Synthesis Report - Question 3

Climate Change 2001: Synthesis Report

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The greenhouse gas emissions scenarios used as the basis for the climate projections in the TAR are those contained in the IPCC Special Report on Emissions Scenarios (see Box 3-1). Because the SRES scenarios had only been available for a very short time prior to production of the TAR, it was not possible to include impact assessments based on these scenarios. Hence, the impacts assessments in the TAR use climate model results that tend to be based on equilibrium climate change scenarios (e.g., 2xCO2), a relatively small number of experiments using a 1% per year CO2 increase transient scenario, or the scenarios used in the Second Assessment Report (i.e., the IS92 series). The challenge in answering this question therefore is to try and map these impact results onto the climate change results, which have used the SRES scenarios. This, by necessity, requires various approximations to be made and in many cases only qualitative conclusions can be drawn. Projections of changes in climate variability, extreme events, and abrupt/non-linear changes are covered in Question 4.

Box 3-1: Future emissions of greenhouse gases and aerosols due to human activities will alter the atmosphere in ways that are expected to affect the climate.
Changes in climate occur as a result of internal variability of the climate system and external factors (both natural and as a result of human activities). Emissions of greenhouse gases and aerosols due to human activities change the composition of the atmosphere. Future emissions of greenhouse gases and aerosols are determined by driving forces such as population, socio-economic development, and technological change, and hence are highly uncertain. Scenarios are alternative images of how the future might unfold and are an appropriate tool with which to analyze how driving forces may influence future emission outcomes and to assess the associated uncertainties. The SRES scenarios, developed to update the IS92 series, consist of six scenario groups, based on narrative storylines, which span a wide range of these driving forces (see Figure 3-1). They are all plausible and internally consistent, and no probabilities of occurrence are assigned. They encompass four combinations of demographic change, social and economic development, and broad technological developments (A1B, A2, B1, B2). Two further scenario groups, A1FI and A1T, explicitly explore alternative energy technology developments to A1B (see Figure 3-1a). The resulting emissions of the greenhouse gases CO2, CH4, and N2O, along with SO2 which leads to the production of sulfate aerosols, are shown in Figures 3-1b to 3-1e; other gases and particles are also important. These emissions cause changes in the concentrations of these gases and aerosols in the atmosphere. The changes in the concentrations for the SRES scenarios are shown in Figures 3-1f to 3-1i. Note that for gases which stay in the atmosphere for a long period, such as CO2 shown in panel (f), the atmospheric concentration responds to changes in emissions relatively slowly (e.g., see Figure 5-3); whereas for short-lived gases and aerosols, such as sulfate aerosols shown in panel (i), the atmospheric concentration responds much more quickly. The influence of changes in the concentrations of greenhouse gases and aerosols in the atmosphere on the climate system can broadly be compared using the concept of radiative forcing, which is a measure of the influence a factor has in altering the balance of incoming and outgoing energy in the Earth-atmosphere system. A positive radiative forcing, such as that produced by increasing concentrations of greenhouse gases, tends to warm the surface; conversely a negative radiative forcing, which can arise from an increase in some types of aerosols such as sulfate aerosols, tends to cool the surface. The radiative forcing resulting from the increasing concentrations in panels (f) to (i) is shown in panel (j). Note that, as with the IS92 scenarios, all combinations of emissions of greenhouse gases and aerosols in the SRES scenarios result in increased radiative forcing.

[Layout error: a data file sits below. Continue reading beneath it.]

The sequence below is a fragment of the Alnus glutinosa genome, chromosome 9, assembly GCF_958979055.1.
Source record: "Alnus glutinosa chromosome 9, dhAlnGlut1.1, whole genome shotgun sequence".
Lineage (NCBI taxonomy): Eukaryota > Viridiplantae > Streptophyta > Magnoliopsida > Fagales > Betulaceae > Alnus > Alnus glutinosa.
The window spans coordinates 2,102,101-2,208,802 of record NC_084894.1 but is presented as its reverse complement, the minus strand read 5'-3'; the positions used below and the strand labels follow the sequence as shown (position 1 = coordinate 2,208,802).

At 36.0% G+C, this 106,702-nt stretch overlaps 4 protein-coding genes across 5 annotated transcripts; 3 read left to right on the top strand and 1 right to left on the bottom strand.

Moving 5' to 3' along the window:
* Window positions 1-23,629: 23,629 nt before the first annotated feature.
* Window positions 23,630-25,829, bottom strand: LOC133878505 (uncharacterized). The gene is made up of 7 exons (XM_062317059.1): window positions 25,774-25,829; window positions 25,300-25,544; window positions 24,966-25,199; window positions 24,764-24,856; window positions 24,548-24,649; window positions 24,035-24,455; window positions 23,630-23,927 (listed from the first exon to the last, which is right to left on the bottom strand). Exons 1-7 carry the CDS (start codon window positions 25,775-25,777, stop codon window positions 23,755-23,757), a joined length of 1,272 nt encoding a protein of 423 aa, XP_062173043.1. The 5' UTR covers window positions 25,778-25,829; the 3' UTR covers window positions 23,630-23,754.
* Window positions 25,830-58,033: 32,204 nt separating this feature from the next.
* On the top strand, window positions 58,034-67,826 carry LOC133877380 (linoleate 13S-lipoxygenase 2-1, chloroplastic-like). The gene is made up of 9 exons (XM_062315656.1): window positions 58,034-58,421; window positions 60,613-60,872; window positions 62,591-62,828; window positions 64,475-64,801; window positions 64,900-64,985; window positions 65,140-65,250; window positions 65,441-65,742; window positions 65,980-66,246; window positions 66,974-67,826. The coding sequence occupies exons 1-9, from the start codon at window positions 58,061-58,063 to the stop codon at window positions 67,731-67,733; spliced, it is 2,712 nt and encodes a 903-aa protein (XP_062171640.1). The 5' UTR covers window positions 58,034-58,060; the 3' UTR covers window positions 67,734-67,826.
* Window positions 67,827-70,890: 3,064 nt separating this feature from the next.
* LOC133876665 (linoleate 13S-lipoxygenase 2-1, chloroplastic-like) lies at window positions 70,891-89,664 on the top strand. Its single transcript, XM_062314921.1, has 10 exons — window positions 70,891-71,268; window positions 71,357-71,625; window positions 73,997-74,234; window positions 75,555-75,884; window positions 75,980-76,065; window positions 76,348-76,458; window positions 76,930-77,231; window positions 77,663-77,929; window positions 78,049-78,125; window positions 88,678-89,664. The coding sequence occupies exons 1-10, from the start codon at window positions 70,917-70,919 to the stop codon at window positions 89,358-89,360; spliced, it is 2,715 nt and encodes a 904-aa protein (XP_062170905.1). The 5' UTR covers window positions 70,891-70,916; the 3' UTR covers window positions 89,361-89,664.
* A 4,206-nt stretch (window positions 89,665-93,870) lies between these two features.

WGI TAR Chapters 3, 4, 5, & 6

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